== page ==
While the list below is not exhaustive, and we cannot provide direct legal advice, we hope it serves as a useful resource! If you have additional questions, contact your local city agencies, or consult a local lawyer or tax professional.
Rent received for a spare bedroom is typically considered taxable income and must be reported to the IRS. However, income can be offset by tax deductions you may be entitled to such as mortgage interest, home repairs and/or improvements, homeowner’s insurance, utilities, housecleaning or gardening, etc. Consult a tax professional for details.
We strongly recommend that all Nesterly users have homeowners or renters insurance throughout the entire duration of their homeshare. If you already have a policy in place, please contact your insurance agent to ensure your policy covers homesharing.
Local zoning codes sometimes place restrictions on the number of unrelated persons who can live in a home together. Check your city's zoning code to ensure that you are complying with any such rules.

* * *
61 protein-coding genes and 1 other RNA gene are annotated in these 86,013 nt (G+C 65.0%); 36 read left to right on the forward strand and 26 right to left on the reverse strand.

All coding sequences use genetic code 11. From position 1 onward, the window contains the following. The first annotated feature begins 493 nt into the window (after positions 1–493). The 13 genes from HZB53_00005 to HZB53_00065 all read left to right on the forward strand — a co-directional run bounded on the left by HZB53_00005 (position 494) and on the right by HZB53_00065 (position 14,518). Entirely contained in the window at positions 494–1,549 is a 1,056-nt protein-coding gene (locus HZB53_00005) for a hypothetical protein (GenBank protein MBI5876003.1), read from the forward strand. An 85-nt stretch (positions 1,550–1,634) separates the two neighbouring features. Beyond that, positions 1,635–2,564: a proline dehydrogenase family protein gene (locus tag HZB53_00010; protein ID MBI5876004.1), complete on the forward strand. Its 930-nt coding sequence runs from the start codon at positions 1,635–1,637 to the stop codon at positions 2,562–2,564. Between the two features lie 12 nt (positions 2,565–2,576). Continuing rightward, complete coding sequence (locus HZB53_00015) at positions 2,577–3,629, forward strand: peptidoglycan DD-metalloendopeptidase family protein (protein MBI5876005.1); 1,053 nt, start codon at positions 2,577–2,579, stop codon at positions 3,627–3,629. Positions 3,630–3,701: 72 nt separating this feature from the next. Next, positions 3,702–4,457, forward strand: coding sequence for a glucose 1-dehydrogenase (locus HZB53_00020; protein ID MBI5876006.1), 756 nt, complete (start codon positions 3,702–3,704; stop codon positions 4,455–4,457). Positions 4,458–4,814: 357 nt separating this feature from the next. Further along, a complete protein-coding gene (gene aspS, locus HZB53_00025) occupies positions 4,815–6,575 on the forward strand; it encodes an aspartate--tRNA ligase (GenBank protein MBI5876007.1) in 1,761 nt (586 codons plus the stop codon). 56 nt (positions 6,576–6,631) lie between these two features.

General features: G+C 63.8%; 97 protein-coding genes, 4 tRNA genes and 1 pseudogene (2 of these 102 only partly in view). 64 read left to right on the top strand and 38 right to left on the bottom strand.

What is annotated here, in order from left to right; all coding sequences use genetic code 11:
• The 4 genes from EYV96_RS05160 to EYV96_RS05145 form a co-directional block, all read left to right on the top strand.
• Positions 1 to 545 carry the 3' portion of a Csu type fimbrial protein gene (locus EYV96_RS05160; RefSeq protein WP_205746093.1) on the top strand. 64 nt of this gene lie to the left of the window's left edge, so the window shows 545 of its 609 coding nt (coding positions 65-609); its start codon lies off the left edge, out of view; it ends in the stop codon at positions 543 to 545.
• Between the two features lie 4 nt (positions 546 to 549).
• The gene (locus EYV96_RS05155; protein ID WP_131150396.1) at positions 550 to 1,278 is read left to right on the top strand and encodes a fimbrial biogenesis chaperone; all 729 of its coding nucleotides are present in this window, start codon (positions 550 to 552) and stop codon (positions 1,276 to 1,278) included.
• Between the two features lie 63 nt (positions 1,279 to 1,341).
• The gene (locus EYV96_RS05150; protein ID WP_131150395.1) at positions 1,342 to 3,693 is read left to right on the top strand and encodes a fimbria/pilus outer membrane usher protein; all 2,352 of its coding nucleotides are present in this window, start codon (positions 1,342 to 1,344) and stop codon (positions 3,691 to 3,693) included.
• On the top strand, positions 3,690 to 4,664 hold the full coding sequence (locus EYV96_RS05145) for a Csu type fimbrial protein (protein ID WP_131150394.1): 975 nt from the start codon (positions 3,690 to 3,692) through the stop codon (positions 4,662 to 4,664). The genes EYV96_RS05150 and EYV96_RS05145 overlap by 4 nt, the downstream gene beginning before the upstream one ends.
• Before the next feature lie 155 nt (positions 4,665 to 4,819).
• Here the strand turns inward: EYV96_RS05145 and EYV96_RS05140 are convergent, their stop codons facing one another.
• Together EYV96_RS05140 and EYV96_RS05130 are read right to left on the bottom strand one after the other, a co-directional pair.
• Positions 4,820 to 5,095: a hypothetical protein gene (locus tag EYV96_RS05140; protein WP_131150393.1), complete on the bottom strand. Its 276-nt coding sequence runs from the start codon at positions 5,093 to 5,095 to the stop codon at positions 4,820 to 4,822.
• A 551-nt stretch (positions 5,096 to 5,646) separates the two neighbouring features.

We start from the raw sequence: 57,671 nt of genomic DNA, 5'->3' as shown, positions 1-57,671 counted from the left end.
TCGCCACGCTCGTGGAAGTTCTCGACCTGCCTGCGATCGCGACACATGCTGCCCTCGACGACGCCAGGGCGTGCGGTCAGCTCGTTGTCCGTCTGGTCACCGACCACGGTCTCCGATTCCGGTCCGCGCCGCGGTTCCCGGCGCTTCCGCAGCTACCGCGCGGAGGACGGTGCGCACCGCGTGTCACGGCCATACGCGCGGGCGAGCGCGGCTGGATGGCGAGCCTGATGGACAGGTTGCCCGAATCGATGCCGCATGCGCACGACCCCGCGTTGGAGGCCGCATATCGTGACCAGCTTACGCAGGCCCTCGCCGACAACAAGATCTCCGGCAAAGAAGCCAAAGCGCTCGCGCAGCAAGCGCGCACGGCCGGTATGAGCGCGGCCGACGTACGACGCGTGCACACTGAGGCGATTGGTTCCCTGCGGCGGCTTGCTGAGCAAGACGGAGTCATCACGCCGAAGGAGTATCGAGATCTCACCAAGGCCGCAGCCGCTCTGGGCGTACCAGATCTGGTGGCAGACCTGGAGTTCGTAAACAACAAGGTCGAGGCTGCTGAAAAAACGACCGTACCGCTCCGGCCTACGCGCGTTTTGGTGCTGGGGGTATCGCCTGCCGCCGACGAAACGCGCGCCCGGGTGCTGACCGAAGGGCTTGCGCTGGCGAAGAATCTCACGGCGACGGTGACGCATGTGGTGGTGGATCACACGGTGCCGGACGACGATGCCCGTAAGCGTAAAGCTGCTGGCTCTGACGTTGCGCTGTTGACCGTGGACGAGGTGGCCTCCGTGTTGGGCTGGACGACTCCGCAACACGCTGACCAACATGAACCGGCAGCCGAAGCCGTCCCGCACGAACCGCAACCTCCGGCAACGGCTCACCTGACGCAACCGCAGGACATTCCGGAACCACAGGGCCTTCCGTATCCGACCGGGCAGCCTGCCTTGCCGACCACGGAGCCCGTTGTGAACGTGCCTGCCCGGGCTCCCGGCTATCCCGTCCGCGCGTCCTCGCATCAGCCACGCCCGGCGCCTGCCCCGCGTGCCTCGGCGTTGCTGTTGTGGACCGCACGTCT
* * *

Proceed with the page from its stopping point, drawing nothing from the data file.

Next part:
Many cities have taxes, permitting requirements, and other regulations around short-term lodging and vacation rentals. Nesterly is a platform for medium-term homesharing, i.e. for stays of 30 days or more, so the majority of these policies do not apply. That said, we recommend reviewing your local regulations to confirm.
You have the right to choose who you will live with in your home. However, you cannot advertise in any way which shows a preference for or against any person based on their race, color, religion, national origin, family status, disability, age, sexual orientation, marital status, or their receipt of public assistance among others. It is legal, however, to state a gender preference in your ad providing it is a shared living space and not a separate apartment.
If you receive any public benefits, income from rent may affect those benefits. Please consult with your case manager prior to entering into a homesharing arrangement.
It is important to understand and abide by other contracts or rules that bind you, such as leases, condo board or co-op rules, HOA rules, and/or rules established by tenant organizations. Read your lease agreement and check with your landlord if applicable.